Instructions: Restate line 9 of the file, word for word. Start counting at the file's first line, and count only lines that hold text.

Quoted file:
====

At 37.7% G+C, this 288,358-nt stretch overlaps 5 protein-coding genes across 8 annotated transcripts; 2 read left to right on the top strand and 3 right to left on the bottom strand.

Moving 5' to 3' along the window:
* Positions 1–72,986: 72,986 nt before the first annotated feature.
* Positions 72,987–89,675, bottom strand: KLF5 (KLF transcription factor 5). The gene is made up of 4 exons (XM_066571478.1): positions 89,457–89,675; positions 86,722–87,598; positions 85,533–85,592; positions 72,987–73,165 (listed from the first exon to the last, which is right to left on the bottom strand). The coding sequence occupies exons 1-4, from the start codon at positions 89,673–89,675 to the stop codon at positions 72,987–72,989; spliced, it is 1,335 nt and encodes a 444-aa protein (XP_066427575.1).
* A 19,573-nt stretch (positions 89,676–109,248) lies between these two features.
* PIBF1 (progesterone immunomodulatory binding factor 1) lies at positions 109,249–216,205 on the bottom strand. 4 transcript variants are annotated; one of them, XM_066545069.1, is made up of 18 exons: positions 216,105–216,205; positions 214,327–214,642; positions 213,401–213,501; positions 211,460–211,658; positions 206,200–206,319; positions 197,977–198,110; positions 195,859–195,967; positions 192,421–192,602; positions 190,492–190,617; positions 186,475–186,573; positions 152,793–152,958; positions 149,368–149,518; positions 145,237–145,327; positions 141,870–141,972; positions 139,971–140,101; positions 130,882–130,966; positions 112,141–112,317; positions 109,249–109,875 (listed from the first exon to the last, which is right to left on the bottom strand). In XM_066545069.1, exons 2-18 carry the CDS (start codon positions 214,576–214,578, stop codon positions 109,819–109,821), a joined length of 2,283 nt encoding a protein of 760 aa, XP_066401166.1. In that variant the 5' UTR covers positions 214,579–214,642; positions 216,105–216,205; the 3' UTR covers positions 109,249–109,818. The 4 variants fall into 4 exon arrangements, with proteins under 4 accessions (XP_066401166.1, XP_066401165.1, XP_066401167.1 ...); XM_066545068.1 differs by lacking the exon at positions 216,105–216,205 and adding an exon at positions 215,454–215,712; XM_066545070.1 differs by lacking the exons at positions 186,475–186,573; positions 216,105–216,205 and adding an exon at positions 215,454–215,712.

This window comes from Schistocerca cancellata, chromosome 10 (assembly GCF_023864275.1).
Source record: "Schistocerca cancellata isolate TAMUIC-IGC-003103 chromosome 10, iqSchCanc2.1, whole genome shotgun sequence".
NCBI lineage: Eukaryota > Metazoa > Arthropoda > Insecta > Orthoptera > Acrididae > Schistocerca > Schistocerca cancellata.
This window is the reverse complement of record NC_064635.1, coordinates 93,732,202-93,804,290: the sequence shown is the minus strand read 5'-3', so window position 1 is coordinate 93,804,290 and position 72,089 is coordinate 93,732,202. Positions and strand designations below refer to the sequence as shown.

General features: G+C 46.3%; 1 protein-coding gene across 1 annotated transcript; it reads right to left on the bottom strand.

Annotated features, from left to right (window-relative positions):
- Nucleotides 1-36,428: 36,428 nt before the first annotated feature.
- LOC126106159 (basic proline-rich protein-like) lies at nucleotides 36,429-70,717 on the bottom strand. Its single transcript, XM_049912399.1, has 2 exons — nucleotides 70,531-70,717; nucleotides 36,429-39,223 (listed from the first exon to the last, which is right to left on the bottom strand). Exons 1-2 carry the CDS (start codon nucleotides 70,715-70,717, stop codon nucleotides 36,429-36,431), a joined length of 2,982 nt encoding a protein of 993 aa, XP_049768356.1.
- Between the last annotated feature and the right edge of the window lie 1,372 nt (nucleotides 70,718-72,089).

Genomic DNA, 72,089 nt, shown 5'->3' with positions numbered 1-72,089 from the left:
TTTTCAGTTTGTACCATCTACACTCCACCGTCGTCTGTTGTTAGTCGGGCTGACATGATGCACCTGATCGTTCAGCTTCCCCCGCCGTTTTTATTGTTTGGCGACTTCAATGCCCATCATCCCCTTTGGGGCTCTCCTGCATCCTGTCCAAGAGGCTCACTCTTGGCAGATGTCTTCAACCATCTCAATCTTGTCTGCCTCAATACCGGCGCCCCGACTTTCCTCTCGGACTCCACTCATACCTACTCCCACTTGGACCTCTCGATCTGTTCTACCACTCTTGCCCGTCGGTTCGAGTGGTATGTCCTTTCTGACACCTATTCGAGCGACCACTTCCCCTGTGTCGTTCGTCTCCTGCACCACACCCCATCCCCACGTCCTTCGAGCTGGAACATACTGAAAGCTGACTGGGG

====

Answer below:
NCBI lineage: Eukaryota > Metazoa > Arthropoda > Insecta > Orthoptera > Acrididae > Schistocerca > Schistocerca cancellata.